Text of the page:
When many people think of estate planning, they tend to think of a will that directs who their assets will be handled after they pass away. While a will is certainly an effective planning tool that is appropriate to use in many situations, there are many other legal tools available in estate planning that can protect assets, minimize tax liability, and potentially avoid the costs associated with the probate process. Some of the more common ways in which an experienced Estate lawyer can help create a comprehensive and effective estate plan are detailed below. For more information or answers to specific questions, contact an estate planning attorney that practices law in your state.

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A will is a written direction controlling the disposition of property at death. In Florida, thee testator (the person who created the will) must be at least 18 years old and of sound mind at the time the will is signed.  The will must be written and witnessed and notarized in the special manner provided by law for wills.  It is necessary to follow exactly the formalities required by Florida law for the execution of a will.

A will becomes final after the death of the testator, and it may be changed or added to by the testator by drawing a new will or by a “codicil,” which is simply a separately written addition or amendment executed with the same formalities as a will. A will’s terms cannot be changed by writing something in or crossing something out after the will is executed. In fact, writing on the will after its execution may invalidate part of the will or all of it.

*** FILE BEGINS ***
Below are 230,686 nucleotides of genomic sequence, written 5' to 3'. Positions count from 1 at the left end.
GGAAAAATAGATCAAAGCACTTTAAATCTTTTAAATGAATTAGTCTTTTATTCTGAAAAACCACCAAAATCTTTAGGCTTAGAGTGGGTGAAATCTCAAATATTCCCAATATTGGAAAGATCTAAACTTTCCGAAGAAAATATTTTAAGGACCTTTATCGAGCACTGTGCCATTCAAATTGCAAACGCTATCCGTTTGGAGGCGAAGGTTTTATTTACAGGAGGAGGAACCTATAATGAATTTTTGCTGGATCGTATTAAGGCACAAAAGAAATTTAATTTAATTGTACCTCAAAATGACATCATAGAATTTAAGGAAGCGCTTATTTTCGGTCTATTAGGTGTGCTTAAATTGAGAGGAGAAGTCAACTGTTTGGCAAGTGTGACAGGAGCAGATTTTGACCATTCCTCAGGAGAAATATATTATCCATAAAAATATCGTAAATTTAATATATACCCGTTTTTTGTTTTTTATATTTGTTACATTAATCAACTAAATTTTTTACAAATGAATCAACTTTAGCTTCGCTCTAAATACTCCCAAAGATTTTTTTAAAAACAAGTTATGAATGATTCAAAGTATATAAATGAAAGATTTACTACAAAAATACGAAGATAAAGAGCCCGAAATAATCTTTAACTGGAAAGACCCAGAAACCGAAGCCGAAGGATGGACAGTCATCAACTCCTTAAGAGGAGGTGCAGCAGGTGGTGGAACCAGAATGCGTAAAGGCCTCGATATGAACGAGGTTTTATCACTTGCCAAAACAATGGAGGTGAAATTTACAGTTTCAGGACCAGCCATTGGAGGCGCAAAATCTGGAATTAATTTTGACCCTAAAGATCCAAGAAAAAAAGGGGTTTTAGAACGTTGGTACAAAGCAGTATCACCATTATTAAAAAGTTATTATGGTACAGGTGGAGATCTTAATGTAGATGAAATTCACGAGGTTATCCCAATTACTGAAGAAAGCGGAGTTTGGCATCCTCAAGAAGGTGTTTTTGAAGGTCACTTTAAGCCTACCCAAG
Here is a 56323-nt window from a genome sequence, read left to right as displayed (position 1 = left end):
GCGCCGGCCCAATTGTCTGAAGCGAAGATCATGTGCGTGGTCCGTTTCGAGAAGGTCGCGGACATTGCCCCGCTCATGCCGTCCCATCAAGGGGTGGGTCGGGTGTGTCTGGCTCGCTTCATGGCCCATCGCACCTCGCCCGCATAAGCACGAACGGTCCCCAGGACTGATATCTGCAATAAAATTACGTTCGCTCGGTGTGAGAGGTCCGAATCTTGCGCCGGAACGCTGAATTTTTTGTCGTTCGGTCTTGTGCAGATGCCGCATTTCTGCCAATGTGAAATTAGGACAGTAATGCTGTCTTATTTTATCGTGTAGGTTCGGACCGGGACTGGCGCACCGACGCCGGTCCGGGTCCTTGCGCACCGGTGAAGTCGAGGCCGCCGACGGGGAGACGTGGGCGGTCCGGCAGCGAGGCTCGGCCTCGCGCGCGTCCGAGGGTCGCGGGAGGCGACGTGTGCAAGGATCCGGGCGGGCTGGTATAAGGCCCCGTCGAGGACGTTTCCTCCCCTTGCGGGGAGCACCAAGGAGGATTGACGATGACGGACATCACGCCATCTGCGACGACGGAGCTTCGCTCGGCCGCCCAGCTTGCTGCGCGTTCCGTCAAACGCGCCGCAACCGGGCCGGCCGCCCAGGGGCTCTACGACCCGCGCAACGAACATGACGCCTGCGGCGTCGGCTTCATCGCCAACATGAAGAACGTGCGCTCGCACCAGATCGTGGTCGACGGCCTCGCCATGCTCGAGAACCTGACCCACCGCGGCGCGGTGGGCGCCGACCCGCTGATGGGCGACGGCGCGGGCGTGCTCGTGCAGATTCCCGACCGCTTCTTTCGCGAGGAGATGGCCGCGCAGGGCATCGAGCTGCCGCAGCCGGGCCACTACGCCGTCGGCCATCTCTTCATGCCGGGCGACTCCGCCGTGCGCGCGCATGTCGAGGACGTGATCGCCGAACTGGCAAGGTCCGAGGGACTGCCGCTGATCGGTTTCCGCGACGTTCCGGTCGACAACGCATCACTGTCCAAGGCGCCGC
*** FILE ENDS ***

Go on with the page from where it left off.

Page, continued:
Revocable Trusts

A revocable trust is a document (the “trust agreement”) created by you to manage your assets during your lifetime and distribute the remaining assets after your death.  Trusts are effective estate planning tools because they can help establish eligibility for certain government programs, protect assets from creditors, and avoid having your assets go through probate before they are transferred to your beneficiaries.

Advance Directives

An advance directive, also often called a “living will,” is a document that details your wishes regarding medical care in the event that you become incapacitated. Despite being referred to as a type of will, they are in fact very different than actual wills in that they take effect during a person’s lifetime. An advance directive should be thoroughly reviewed by a lawyer in order to make sure that it is legally enforceable and adequately reflects your wishes.

Durable Powers of Attorney

A Power of Attorney terminates if the principal becomes incapacitated, unless it is a special kind of Power of Attorney known as a “Durable Power of Attorney.” A Durable Power of Attorney remains effective even if a person becomes incapacitated. However, there are certain exceptions specified in Florida law when a Durable Power of Attorney may not be used for an incapacitated principal. A Durable Power of Attorney must contain special wording that provides the power survives the incapacity of the principal. Most Powers of Attorney granted today are durable.

People at any stage of life can benefit from implementing a comprehensive estate plan. To get started on yours, contact us a call today.